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Endeavour Site, 88-102 Moverly Road, Coogee
Read how the residents were completely LEFT OUT of the planning process for this development.
The former Defence land was sold to Mirvac around 2005. The Department of Defence had a four year lease from the date of sale. It was expected that at some point Mirvac would seek to develop the land, but at no time were residents aware of what development would take place. In March 2008 Mirvac submitted their Stage 1 Concept Plan for the future residential development of the property. At this point it was discovered that Mirvac had been in discussions with Randwick City Council for eighteen months, but the residents were not privy to any information until the DA was submitted.
The site is an irregularly shaped allotment with an area of approximately 6.74 ha. It contains four large buildings formerly used for housing of Department of Defence personnel, several small buildings, walkways, roads and car parks. The site has a variety of trees, shrubs and lawn. There is an existing variable height concrete retaining wall approximately 1m from and extending most of the length of the eastern boundary of the site directly behind homes in Moverly Road. The site has an access to Moverly Road via a single-entry driveway which is very close to the local primary school. It has a fall of approximately 10m from the north-eastern corner to the south-western corner.
The immediate environment is residential in nature with existing Zone 2A dwelling houses fronting Moverly Road adjoining the site to the east, and Zone 2A and 2B dwelling houses within the existing Moverly Green residential complex adjoining the site to the north, west and south. A section of the southern side of the site is bounded by Latham Park, a regional recreational park.
When the plans were submitted residents raised a number of objections:
Zone 5 did not have the appropriate planning controls for a large scale residential development. This was proven in the Bundock Street defence case.
Not compatible with the surrounding development - particularly the four storey apartment block.
Setbacks were insufficient and would impact negatively on surrounding residences.
Drainage was a great concern and the new development would likely cause flooding to nearby residents.
Tree removal was extensive and unnecessary
Traffic would be chaotic and the entrance to the site would be a very dangerous intersection.
At the planning stage residents attempted to wade through hundreds of pages of development applications. The Moverly Precinct Committee sought assistance from planning officers who eventually and reluctantly attended a meeting to explain the proposals. Mirvac also attended meetings and advised that the apartment block was included in the development at Council's request. It was further revealed that Mirvac would likely sell this portion of the land as they were not interested in developing an apartment block.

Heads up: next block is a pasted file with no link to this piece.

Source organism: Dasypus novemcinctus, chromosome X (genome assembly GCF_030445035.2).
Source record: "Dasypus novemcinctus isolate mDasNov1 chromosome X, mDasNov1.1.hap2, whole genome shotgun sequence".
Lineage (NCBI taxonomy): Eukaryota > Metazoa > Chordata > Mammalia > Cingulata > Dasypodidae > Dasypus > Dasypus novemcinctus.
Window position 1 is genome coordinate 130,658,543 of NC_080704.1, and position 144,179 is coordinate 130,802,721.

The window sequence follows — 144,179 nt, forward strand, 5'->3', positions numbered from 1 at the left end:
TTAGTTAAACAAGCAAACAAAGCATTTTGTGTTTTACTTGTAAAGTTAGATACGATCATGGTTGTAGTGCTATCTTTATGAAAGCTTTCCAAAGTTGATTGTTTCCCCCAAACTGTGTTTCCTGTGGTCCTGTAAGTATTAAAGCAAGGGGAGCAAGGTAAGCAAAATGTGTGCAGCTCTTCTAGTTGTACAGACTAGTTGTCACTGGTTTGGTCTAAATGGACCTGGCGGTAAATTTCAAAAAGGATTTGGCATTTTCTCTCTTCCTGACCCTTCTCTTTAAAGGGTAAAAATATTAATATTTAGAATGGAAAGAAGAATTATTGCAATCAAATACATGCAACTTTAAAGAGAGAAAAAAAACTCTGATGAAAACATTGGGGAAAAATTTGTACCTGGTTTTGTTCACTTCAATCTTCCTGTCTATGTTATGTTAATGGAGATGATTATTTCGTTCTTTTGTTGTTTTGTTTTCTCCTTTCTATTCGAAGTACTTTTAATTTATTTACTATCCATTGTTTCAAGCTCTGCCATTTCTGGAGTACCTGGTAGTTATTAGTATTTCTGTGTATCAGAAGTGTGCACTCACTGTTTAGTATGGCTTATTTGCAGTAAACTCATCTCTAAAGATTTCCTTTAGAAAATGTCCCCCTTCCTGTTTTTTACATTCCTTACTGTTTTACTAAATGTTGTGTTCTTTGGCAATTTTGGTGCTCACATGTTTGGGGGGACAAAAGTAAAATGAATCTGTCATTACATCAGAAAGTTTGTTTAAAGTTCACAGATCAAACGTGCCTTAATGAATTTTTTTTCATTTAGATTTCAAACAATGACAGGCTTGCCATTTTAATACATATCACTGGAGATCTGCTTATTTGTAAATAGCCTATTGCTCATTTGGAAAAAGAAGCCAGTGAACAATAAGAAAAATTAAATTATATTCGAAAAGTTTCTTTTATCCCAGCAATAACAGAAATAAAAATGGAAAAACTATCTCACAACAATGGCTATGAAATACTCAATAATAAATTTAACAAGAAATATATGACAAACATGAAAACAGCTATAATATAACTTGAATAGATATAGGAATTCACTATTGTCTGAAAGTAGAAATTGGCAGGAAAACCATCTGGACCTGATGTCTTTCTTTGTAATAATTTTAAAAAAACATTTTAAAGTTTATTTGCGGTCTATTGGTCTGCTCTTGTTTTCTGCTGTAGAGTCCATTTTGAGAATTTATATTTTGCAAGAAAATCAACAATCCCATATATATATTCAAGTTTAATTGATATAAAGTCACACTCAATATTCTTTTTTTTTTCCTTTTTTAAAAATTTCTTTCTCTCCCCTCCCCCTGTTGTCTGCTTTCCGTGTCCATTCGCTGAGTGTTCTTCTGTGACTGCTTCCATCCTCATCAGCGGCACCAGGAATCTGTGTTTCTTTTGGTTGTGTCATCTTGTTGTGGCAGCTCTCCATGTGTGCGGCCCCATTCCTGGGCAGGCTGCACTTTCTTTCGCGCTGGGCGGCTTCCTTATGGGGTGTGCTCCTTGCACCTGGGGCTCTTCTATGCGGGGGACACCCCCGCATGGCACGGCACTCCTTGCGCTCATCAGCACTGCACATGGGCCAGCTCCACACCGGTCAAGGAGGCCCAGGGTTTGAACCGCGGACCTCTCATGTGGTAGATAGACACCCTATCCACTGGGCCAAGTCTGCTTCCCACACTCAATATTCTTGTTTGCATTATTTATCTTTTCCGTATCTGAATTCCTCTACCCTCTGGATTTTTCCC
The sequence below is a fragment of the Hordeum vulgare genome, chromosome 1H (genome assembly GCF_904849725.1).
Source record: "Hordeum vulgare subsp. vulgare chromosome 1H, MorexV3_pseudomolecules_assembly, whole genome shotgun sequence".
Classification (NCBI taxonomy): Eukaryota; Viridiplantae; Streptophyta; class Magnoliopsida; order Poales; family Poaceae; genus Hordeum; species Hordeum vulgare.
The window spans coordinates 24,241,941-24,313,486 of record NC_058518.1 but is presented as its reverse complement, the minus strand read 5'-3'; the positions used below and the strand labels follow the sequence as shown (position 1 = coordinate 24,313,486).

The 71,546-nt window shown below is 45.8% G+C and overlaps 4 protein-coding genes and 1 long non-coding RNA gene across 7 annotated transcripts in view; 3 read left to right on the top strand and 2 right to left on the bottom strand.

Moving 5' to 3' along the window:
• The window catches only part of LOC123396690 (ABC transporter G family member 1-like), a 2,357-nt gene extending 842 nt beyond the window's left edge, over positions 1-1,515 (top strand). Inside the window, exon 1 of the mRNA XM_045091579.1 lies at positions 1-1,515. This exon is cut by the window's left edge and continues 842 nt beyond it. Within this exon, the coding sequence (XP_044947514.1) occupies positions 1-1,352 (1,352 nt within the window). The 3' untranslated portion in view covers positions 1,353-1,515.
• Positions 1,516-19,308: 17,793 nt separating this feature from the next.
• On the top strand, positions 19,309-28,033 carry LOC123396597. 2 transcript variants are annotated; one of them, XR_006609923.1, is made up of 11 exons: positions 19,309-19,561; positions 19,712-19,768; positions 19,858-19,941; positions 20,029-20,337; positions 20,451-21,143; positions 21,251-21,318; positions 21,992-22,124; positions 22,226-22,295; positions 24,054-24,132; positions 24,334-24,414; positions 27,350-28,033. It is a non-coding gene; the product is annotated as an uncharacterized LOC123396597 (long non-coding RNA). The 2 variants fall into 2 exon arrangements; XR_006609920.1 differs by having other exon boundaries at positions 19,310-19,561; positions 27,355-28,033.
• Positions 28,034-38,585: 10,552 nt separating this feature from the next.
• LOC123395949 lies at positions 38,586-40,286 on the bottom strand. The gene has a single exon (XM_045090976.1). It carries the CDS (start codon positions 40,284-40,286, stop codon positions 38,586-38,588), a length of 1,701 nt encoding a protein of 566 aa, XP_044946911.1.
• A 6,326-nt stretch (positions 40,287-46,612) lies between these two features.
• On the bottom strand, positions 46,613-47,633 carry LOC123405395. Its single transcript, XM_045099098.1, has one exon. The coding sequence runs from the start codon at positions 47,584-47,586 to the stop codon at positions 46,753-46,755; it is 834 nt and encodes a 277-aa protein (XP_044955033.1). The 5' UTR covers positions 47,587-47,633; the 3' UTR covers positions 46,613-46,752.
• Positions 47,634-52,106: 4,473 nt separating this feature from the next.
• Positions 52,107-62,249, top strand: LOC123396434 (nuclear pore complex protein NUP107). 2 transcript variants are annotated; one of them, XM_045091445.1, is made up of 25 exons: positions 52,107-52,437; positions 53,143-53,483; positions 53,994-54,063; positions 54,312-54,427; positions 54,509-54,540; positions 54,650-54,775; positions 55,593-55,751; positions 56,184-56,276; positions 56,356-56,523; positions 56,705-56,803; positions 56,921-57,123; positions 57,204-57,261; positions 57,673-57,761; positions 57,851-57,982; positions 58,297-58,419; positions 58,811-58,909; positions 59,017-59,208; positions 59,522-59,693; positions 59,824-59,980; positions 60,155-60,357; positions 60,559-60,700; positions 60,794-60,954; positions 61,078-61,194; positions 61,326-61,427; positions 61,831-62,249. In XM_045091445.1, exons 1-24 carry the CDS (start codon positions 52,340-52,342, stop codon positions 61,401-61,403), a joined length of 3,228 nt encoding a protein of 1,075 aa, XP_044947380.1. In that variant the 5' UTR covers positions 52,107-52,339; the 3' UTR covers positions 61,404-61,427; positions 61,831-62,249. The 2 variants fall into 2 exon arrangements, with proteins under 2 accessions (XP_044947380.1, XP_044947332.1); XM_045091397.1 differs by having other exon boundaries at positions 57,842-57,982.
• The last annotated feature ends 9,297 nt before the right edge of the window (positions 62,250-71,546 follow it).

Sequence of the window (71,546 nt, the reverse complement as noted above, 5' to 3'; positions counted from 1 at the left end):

Council did not approve the applications within the specified time so Mirvac chose to challenge them in the Land and Environment Court on the basis that it was a 'deemed refusal'. Residents attended the Court and made their submissions at which time they were advised by the Court that only the issues 'in contention' would be considered by the Court. The issues in contention were those raised by Council which were:
(1) whether traffic calming devices should be installed near the entrance to the proposed development in Moverly Road,
(2) whether a single two-bed unit should be provided at no cost to the council for affordable housing, and
(3) whether additional pedestrian and vehicular links should be provided to adjoining streets.
None of these issues were raised by residents.
The Court ruled that the appeal be upheld. Council's issues were all rejected except for one - pedestrian access. To this end, Mirvac were ordered to provide pedestrian access to Moverly Green and to Moverly Road. They have since purchased properties in both those areas. The Moverly Road property will be demolished whereas the Moverly Green property's driveway will be converted to an accessway.
The Court also ruled: "Of the matters raised by the local residents, many go to the design philosophy for the site. These are not matters that were in dispute and it would be inappropriate for the Court to essentially reassess the planning approach adopted by the Council. I note that the additional requirements from the council’s Residential Development Control Plan in relation to privacy and overshadowing are to be included in the Master plan so there can be no doubt as to the appropriate assessment criteria for future stages of the development."
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